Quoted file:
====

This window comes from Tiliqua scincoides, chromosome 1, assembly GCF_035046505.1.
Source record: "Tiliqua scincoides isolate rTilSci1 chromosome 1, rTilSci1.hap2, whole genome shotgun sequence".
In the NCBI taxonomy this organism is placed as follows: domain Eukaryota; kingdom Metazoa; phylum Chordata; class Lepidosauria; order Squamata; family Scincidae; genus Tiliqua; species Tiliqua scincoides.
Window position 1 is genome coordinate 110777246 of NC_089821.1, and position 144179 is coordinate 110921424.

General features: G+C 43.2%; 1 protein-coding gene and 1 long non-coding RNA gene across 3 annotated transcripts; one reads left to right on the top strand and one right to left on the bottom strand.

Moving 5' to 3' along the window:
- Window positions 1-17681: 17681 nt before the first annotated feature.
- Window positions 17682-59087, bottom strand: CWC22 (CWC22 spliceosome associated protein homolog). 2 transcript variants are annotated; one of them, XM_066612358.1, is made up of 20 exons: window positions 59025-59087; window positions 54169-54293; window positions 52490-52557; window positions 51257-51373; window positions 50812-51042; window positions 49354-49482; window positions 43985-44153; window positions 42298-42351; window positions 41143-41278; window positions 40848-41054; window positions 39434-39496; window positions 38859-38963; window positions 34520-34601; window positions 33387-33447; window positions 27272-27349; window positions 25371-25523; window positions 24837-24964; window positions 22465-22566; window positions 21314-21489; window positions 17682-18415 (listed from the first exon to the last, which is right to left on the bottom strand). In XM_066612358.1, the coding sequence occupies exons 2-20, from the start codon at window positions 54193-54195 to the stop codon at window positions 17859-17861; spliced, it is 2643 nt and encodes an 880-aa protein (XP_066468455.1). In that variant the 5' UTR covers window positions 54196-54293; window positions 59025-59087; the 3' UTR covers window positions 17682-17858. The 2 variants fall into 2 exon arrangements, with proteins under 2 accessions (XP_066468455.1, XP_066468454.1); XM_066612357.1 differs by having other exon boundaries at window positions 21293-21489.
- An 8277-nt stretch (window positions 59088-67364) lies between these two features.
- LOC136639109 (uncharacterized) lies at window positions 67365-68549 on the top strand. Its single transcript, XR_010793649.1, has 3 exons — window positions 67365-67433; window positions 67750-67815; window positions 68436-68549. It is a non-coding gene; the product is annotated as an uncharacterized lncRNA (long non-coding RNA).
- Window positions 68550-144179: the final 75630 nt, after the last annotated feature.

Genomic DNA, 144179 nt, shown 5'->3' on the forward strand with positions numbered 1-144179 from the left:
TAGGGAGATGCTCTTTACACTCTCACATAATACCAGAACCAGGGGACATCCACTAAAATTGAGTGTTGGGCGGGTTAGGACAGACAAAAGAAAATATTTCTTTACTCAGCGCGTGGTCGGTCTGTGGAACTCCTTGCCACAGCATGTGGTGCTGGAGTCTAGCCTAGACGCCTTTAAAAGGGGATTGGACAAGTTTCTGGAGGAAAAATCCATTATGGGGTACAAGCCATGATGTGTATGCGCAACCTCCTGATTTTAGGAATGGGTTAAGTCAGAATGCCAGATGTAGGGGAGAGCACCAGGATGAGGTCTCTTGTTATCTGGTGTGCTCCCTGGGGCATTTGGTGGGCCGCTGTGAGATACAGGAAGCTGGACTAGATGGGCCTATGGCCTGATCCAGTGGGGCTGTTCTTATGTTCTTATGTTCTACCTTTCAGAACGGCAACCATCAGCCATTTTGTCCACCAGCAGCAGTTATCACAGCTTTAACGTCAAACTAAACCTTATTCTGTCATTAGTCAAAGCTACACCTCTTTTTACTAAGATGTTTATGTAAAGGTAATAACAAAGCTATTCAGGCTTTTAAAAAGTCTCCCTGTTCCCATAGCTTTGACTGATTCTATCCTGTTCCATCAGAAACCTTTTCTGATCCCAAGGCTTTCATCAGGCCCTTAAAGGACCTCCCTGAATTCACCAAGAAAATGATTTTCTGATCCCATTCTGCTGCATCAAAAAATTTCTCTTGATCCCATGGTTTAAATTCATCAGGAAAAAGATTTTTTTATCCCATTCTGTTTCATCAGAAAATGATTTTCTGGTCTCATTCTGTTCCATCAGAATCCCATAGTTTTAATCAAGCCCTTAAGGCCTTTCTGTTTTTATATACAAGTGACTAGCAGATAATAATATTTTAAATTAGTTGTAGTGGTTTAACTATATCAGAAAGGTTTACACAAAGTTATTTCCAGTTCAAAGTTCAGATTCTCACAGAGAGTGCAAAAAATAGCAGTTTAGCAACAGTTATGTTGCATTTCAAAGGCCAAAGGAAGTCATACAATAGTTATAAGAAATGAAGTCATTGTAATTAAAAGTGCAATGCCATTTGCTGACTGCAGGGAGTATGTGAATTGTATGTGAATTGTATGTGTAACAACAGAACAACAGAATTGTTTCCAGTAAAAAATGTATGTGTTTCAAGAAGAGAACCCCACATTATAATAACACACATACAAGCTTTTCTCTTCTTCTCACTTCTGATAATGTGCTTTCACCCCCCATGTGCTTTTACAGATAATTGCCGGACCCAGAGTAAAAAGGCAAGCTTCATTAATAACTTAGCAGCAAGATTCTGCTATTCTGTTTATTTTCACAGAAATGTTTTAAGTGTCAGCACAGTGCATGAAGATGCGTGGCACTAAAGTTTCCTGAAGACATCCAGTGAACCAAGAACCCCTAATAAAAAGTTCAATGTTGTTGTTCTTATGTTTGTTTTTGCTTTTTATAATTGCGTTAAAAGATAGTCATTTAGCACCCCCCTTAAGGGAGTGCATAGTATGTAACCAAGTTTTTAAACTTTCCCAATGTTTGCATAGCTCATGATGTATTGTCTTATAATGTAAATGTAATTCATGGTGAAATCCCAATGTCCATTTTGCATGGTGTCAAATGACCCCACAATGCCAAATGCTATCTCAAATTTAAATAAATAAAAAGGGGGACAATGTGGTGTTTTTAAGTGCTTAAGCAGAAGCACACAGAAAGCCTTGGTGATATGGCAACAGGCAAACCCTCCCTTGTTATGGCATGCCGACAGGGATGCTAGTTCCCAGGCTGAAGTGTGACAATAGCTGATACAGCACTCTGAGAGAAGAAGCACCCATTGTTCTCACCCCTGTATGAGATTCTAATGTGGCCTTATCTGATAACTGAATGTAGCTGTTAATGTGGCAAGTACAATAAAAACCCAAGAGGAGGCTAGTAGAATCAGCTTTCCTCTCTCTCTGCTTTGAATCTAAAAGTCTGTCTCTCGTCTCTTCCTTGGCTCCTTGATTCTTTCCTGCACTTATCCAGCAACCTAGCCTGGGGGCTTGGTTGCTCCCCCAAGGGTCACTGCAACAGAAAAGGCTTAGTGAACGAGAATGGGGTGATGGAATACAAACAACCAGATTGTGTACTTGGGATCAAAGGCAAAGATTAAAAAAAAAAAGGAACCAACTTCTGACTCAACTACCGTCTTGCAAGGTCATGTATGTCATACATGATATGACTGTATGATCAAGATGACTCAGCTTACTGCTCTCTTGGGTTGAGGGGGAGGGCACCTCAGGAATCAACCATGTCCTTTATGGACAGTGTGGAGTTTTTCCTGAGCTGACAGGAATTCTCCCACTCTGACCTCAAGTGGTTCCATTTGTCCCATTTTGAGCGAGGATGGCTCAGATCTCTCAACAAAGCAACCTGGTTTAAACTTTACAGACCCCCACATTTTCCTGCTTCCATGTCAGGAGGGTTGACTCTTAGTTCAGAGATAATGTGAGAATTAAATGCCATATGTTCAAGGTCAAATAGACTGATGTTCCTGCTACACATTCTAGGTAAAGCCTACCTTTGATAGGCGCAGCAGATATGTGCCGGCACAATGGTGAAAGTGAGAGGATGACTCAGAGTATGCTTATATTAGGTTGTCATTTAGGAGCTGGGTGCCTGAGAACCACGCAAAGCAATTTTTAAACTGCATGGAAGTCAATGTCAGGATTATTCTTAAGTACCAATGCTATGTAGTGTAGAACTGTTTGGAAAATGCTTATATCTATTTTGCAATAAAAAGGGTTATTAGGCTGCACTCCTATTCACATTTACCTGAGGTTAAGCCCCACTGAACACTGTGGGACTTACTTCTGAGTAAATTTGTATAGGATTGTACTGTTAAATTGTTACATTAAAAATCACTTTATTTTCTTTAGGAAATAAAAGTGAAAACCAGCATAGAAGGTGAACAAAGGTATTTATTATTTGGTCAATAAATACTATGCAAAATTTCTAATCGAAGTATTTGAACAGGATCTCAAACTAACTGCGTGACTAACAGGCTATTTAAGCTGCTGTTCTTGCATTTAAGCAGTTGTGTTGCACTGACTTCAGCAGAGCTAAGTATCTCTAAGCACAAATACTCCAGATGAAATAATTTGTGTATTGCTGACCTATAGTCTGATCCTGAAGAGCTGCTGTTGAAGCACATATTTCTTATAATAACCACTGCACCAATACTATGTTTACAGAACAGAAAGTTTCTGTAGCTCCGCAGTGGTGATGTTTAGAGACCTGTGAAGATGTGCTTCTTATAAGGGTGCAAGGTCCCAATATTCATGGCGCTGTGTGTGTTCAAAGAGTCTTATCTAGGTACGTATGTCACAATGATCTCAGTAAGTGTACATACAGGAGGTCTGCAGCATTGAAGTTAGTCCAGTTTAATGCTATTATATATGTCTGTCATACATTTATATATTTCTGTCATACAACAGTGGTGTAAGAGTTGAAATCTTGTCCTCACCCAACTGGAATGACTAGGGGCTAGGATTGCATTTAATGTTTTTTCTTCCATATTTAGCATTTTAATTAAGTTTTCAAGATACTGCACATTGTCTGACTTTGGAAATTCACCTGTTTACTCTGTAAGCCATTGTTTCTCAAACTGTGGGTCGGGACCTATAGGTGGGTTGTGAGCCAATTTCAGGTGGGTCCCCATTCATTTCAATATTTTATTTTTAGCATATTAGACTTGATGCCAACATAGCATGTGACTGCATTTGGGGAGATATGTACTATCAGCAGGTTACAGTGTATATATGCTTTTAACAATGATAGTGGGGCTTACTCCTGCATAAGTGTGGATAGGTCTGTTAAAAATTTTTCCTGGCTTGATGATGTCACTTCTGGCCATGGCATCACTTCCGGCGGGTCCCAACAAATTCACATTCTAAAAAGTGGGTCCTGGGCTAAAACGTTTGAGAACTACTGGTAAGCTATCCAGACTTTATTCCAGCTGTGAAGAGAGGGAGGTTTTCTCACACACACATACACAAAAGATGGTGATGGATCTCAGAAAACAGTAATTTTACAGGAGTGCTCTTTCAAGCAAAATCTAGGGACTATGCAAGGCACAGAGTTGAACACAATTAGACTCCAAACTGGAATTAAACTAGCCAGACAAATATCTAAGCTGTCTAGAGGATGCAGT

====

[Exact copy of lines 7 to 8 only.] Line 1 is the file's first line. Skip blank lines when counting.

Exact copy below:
- Window positions 1-17681: 17681 nt before the first annotated feature.
- Window positions 17682-59087, bottom strand: CWC22 (CWC22 spliceosome associated protein homolog). 2 transcript variants are annotated; one of them, XM_066612358.1, is made up of 20 exons: window positions 59025-59087; window positions 54169-54293; window positions 52490-52557; window positions 51257-51373; window positions 50812-51042; window positions 49354-49482; window positions 43985-44153; window positions 42298-42351; window positions 41143-41278; window positions 40848-41054; window positions 39434-39496; window positions 38859-38963; window positions 34520-34601; window positions 33387-33447; window positions 27272-27349; window positions 25371-25523; window positions 24837-24964; window positions 22465-22566; window positions 21314-21489; window positions 17682-18415 (listed from the first exon to the last, which is right to left on the bottom strand). In XM_066612358.1, the coding sequence occupies exons 2-20, from the start codon at window positions 54193-54195 to the stop codon at window positions 17859-17861; spliced, it is 2643 nt and encodes an 880-aa protein (XP_066468455.1). In that variant the 5' UTR covers window positions 54196-54293; window positions 59025-59087; the 3' UTR covers window positions 17682-17858. The 2 variants fall into 2 exon arrangements, with proteins under 2 accessions (XP_066468455.1, XP_066468454.1); XM_066612357.1 differs by having other exon boundaries at window positions 21293-21489.